with only one pronoun,
first-person singular.
When you overhear native speakers
they’re muttering, “I never… I didn’t…
I wasn’t… I should have…” and so forth.
Notice it’s all past tense.
No present tense, nor future.
But the language has accomplished poets.
They turn out dirges, laments, elegies…
Plus you hear a lot of keening,
and at annual festivals
thousands get together and regret.

- © Robert Kinerk 2023

Robert Kinerk began writing in the fourth grade. His output includes stories, novels, novellas, poems, and dramatic works including straight plays for adults and musical plays for both adults and children. He most recently published 'Tales from the Territory: Stories of Southeast Alaska.' Check him out at He and his wife Anne live in Cambridge MA.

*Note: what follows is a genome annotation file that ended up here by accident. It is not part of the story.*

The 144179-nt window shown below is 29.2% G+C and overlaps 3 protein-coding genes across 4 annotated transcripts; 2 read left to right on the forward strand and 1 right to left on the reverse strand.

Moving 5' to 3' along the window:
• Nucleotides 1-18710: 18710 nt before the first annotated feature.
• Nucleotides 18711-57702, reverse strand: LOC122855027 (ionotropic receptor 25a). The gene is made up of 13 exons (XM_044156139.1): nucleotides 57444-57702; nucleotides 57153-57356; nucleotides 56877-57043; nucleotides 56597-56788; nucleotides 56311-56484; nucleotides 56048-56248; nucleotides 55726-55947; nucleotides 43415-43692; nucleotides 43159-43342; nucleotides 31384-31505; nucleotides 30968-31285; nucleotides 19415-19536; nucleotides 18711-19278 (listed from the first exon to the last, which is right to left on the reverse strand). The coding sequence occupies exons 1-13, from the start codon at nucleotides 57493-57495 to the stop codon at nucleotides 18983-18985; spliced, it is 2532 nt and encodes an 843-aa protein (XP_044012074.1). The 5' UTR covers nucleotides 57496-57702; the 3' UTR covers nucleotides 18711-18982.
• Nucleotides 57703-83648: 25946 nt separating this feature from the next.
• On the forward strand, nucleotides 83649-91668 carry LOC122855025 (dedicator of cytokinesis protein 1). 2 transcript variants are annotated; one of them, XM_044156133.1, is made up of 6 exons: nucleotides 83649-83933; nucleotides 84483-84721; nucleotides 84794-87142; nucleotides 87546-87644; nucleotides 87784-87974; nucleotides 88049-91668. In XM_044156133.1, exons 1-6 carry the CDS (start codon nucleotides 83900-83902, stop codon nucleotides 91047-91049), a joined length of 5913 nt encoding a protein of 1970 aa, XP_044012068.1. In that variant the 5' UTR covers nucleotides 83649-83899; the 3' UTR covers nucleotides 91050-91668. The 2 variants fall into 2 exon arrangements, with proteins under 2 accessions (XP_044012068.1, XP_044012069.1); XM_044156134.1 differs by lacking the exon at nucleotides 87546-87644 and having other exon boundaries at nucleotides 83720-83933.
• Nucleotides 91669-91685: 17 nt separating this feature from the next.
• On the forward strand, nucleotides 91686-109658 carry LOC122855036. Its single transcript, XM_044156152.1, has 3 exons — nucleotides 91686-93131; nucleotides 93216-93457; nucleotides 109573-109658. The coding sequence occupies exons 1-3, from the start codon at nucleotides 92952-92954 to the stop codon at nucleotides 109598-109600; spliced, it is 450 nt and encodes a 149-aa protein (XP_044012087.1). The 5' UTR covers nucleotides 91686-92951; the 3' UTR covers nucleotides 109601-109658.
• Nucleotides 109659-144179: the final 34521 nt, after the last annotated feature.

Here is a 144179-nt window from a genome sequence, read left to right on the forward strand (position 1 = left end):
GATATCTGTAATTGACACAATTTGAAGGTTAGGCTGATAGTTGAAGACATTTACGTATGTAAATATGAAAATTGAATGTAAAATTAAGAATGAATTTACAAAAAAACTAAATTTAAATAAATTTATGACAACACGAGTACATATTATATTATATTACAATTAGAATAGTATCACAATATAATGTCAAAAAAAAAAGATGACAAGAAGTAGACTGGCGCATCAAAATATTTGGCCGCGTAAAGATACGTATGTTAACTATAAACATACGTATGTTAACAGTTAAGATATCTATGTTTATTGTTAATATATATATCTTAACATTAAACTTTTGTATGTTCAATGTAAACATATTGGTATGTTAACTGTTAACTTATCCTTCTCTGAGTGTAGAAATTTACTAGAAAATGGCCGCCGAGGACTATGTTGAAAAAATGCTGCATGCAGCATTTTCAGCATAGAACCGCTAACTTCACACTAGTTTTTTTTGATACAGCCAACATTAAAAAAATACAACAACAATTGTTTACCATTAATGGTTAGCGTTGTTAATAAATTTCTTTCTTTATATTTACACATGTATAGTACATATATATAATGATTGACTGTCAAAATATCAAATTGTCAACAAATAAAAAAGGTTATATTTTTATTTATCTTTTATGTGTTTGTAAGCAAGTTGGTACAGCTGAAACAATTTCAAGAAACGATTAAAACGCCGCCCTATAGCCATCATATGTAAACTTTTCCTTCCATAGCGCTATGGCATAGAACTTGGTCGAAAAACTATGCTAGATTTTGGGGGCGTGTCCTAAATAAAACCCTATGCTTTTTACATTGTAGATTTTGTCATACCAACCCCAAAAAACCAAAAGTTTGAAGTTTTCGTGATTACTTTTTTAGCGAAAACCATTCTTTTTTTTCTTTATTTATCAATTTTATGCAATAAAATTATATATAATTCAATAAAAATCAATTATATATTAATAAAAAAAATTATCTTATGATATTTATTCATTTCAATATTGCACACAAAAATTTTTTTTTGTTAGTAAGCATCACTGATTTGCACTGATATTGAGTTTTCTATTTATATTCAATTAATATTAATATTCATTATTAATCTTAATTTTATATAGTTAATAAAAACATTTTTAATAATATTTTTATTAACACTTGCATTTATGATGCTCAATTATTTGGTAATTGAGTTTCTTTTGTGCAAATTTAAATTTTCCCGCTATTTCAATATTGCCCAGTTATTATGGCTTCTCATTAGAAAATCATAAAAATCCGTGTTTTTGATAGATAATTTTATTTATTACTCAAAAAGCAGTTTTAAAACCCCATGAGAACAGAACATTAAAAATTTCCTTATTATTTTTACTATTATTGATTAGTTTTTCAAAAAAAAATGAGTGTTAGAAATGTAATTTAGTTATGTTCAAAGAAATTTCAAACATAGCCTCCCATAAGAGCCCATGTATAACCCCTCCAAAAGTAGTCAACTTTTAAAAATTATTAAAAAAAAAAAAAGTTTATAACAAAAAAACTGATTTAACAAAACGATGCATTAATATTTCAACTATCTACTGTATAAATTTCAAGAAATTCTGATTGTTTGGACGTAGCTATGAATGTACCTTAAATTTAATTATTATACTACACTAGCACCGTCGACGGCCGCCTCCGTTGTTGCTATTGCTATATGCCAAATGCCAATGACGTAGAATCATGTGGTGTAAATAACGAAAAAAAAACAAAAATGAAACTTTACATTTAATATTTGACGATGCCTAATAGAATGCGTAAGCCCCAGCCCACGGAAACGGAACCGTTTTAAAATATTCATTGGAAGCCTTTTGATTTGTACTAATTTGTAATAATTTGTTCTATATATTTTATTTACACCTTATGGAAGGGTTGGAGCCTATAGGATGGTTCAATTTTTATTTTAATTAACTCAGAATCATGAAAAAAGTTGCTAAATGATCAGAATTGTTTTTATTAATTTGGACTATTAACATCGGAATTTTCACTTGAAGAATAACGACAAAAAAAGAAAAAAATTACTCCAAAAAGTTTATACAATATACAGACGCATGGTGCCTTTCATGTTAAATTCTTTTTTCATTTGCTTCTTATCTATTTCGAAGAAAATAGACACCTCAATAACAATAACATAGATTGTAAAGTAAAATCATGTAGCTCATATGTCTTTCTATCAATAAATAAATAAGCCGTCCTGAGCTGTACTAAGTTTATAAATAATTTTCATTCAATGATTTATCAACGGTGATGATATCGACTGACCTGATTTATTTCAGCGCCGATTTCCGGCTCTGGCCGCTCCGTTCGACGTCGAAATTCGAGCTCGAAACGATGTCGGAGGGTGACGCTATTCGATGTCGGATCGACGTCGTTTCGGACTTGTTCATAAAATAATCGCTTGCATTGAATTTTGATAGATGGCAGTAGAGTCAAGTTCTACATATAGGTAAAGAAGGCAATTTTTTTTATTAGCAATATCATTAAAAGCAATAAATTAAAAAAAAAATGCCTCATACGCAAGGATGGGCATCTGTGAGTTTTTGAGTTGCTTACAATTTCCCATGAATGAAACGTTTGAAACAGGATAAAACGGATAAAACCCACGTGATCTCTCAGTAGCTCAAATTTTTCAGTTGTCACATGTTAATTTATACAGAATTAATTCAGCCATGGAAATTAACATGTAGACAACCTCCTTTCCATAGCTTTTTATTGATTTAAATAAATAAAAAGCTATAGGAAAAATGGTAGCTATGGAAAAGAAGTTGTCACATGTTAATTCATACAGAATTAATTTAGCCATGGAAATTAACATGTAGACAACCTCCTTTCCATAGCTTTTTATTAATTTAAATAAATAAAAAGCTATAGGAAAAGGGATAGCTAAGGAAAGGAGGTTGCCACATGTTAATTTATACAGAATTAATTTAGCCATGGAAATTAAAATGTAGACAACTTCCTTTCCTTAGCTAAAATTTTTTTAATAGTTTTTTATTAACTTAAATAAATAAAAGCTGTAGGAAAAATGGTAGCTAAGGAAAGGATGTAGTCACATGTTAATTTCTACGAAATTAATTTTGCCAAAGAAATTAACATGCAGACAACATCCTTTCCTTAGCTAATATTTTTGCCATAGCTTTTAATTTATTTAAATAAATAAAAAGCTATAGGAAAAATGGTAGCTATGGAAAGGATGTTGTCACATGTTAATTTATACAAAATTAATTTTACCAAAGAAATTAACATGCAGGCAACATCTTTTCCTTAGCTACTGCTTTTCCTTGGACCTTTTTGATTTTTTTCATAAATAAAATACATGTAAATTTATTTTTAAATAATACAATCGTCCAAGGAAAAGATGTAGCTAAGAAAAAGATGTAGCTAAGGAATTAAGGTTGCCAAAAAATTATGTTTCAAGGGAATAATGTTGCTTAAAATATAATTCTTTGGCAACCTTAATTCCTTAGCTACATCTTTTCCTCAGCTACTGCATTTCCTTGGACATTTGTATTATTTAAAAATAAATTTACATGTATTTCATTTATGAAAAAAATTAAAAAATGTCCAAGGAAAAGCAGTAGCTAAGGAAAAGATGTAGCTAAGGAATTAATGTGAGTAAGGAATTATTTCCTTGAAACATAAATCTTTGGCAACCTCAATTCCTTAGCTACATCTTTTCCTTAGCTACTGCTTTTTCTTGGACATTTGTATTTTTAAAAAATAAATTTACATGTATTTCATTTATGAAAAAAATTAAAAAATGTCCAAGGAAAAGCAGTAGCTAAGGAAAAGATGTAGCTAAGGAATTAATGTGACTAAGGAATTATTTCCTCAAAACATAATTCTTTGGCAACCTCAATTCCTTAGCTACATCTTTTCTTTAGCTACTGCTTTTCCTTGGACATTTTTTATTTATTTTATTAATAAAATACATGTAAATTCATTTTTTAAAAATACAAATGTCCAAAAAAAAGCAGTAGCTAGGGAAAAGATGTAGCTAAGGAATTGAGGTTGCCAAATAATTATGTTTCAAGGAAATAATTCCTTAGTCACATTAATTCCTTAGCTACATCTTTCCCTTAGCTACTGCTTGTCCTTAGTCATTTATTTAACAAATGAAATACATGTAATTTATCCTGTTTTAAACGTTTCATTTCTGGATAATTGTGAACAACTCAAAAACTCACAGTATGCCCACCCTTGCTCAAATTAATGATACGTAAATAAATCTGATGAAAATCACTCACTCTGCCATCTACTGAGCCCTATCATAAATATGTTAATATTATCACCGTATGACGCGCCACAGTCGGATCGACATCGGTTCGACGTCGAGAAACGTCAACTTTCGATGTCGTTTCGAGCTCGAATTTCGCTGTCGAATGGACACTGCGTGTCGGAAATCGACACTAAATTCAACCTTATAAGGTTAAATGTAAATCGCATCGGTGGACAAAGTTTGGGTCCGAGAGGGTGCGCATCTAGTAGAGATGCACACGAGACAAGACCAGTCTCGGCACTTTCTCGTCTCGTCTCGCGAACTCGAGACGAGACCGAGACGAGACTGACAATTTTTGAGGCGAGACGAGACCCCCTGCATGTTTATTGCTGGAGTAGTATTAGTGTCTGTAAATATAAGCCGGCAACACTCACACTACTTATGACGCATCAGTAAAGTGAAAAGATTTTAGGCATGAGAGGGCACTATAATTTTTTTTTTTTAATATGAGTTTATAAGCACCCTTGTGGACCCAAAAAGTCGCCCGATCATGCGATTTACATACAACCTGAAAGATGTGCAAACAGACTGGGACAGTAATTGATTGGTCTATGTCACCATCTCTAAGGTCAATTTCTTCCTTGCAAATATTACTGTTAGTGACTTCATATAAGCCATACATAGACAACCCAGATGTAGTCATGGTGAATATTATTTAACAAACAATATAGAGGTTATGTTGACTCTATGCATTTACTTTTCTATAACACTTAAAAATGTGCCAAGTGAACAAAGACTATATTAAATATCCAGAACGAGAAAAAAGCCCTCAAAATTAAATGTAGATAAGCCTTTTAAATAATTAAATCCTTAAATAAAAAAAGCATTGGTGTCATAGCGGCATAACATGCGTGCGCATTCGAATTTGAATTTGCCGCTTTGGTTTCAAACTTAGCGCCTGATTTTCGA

Tuesday, June 20, 2023

New Poetry by Matt Thomas


A break in the traffic pushed me
away from the cigarette butts,
plastic bags, sneakers,
things lost their fight at the bus stop
to fly across the road
winged, nose squashed but
fists balled and grinning split lips
asking for it again,
the insult
“pretty boy,"
spat at me a second time
a confirmation of the first, no accident.

Pinned by the shadow
of his sleeveless, muscled anger
lengthening my own in the cinders, blood,
hot wash of exhaust,
I had the premonition
that it would be worth having dared him
to get off at my stop
just to be able to warble that boast,
long and jumbled
to each day thereafter,
and I have, often, living up
to the standards of that cocky bird.

- © Matt Thomas 2023

Matt Thomas is a smallholder farmer and occasional community college teacher. His work has appeared recently in Cleaver Magazine and Dunes Review. He lives with his partner in the Blue Ridge Mountains of Virginia.

Monday, June 19, 2023